ATIIR1 has well-documented links with cancer, with one study demonstrating its overexpression in ~20% of breast cancer patients, but only in oestrogen receptor-positive tumours and not in those with Erbb2 overexpression. This links the RAS to oestrogen signalling and suggests that it functions redundantly to signalling of the NUE oncogene Erbb2 [23]. Furthermore, increased ATIIR1 expression correlates with a transition from benign to malignant tumours in the development of breast, ovarian and gastric cancers [23,24]. In addition, the effect of RAS dysregulation has been associated with increased VEGF expression and angiogenesis in cancers [23].

ATIIR1 is overexpressed in SCC, with the expression level correlated with worsening differentiation status of these tumours [25]. In ovarian and cervical cancer, ATIIR1 overexpression has been shown to be an indicator of tumour invasiveness [25]. Furthermore, administration of ATIIR1 blockers (ARBs) have been associated with reduced tumour size, reduction in tumour vascularisation, lower occurrence of metastases, and lower VEGF levels [25]. The connective tissue around the tumours in this study [25] has high expression levels of ATIIR1, increasing VEGF levels and therefore VEGF signalling. This is thought to have caused the angiogenesis seen around and within tumours [25,27]. Surprisingly, the tissue-associated macrophages around the tumour also display increased ATIIR1 levels and release more VEGF, suggesting that ATIIR1 can act on the tumour microenvironment by preventing immune cell infiltration [25]. This observation may partly explain the finding that ATIIR1 expression correlates with poor overall survival and a greater likelihood of progression of the cancer to a higher grade, compared to those not expressing ATIIR1 [27].

ATIIR1 appears to play a crucial role in the production of macrophages with tumour-promoting functions; ATII has been found to facilitate the production of haematopoietic stem and progenitor cells (HSPCs), which generate a tumour-associated macrophage (TAM) [57]. TAMs are the most abundant cell type in the tumour stroma, and are known to promote inflammation, angiogenesis, metastasis, migration and suppression of anti-tumour immune responses [57]. Reducing ATII production leads to lower numbers of HSPCs and TAMs in the spleen, suggesting that the interaction between ATII and the ATIIR1 drives the presence of HSPCs and TAMs within the tumour stroma [57].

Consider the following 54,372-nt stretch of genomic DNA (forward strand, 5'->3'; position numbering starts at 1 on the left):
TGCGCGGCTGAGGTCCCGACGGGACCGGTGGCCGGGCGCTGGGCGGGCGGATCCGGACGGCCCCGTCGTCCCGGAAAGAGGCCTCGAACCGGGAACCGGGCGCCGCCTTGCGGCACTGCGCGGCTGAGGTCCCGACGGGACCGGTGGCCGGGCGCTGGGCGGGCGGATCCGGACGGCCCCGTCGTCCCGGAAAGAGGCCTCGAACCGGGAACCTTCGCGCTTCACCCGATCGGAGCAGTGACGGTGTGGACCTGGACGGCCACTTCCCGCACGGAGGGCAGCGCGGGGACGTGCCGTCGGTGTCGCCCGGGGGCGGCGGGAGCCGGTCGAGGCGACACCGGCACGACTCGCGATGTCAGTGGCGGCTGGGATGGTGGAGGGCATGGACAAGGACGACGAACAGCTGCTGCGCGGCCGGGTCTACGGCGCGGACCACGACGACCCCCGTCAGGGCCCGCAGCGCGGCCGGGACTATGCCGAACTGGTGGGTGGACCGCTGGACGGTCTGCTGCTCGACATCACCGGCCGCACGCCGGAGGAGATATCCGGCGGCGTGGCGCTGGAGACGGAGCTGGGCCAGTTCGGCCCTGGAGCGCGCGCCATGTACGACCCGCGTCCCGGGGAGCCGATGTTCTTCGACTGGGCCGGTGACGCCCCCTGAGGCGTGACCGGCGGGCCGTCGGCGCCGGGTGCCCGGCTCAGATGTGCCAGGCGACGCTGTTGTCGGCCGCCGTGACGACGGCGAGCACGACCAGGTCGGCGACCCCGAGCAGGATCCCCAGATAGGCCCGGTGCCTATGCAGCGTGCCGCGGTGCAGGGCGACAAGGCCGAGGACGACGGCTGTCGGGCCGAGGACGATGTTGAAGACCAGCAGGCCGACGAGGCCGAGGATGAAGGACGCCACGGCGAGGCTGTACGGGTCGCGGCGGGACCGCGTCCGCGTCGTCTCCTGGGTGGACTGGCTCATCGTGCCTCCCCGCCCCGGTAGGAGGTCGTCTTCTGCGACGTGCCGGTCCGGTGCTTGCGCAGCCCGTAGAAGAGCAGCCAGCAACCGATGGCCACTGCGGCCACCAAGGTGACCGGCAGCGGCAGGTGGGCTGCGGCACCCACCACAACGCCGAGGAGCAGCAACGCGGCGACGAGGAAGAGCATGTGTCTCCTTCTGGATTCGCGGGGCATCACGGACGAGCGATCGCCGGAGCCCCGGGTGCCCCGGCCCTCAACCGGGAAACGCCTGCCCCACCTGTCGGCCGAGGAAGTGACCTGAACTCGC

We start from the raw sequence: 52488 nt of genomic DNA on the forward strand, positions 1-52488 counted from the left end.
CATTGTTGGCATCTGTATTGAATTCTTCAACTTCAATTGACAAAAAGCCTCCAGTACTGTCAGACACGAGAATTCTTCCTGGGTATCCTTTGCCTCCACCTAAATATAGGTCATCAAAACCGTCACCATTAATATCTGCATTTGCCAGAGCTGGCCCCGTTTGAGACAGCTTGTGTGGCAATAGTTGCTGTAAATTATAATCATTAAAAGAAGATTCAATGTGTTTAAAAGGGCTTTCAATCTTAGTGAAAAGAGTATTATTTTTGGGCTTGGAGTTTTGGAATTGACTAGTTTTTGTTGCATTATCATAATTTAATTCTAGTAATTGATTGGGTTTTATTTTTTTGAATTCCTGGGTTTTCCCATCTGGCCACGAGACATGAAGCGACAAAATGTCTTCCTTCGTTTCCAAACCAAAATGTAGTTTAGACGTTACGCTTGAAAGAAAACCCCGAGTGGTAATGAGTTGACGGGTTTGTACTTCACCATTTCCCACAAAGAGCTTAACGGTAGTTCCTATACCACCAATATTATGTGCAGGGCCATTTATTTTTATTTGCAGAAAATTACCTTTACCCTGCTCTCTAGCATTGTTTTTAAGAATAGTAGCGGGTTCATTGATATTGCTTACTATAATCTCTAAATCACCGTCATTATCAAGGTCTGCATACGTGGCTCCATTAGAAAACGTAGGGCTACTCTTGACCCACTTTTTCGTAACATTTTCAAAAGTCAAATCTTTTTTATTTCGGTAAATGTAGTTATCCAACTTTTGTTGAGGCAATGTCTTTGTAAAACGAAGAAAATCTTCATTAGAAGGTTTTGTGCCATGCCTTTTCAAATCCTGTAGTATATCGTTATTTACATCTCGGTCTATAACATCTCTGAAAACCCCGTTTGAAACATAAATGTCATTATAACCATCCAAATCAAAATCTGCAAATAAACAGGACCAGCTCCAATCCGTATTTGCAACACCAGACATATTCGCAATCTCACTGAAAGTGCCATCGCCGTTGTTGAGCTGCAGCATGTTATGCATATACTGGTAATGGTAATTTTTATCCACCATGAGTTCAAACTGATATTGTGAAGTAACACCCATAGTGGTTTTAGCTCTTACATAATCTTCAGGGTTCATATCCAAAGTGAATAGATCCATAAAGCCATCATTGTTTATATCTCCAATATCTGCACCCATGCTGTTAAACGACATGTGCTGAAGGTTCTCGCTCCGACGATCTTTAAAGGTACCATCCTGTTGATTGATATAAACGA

ATII interaction with ATIIR1 promotes epithelial-to-mesenchymal transition (EMT), a process essential to cancer evasiveness and metastasis [58]. Furthermore, ATII causes upregulation of CSC markers and aggressiveness of cancer, highlighting a possible link between the RAS, EMT and CSCs in terms of metastasis and cancer progression [58].

Expression of ATIIR1 by the endothelium of the microvessels, as well as nuclear and cytoplasmic expression both within tumour nests and the peritumoural stroma of oral cavity SCC [6,15], and GFAP+ GBM CSCs [7], has been observed.

Angiotensin II receptor 2

As with ATIIR1, ATIIR2 binds both ATII and ATIII [10]. The overall action of ATIIR2 is thought to oppose that of ATIIR1 [10,24], and is associated with vasodilation, growth inhibition, increased excretion of sodium in the urine and growth of nervous tissue [10]. ATIIR2 also plays an essential role in normal foetal development [59, 60]. A study into ATIIR2 mRNA expression in rats shows that its expression is transient in all cardiac and pulmonary structures throughout the perinatal period, and reaches its lowest basal level of expression around 21 days post-partum [59]. This suggests that the gene for ATIIR2 is not highly expressed in adult rats. This contrasts with the mRNA levels of ATIIR1, which is expressed throughout cardiac muscle and large blood vessels and persist into adulthood [59]. Another study using radioligand binding demonstrates transient expression of ATIIR2 in the foetal mesenchyme of rats [60]. This mesenchyme has the potential to differentiate into tissues such as smooth muscle and striated muscle, connective tissue sheaths, osteoblasts and fibroblasts, hence, transient ATIIR2 expression in this tissue during development suggests it is involved in regulating differentiation and development [60]. The presence of all components of the RAS in the developing rat foetus has been confirmed, and ATII/ATIIR2 binding does occur at this stage of maturation [60].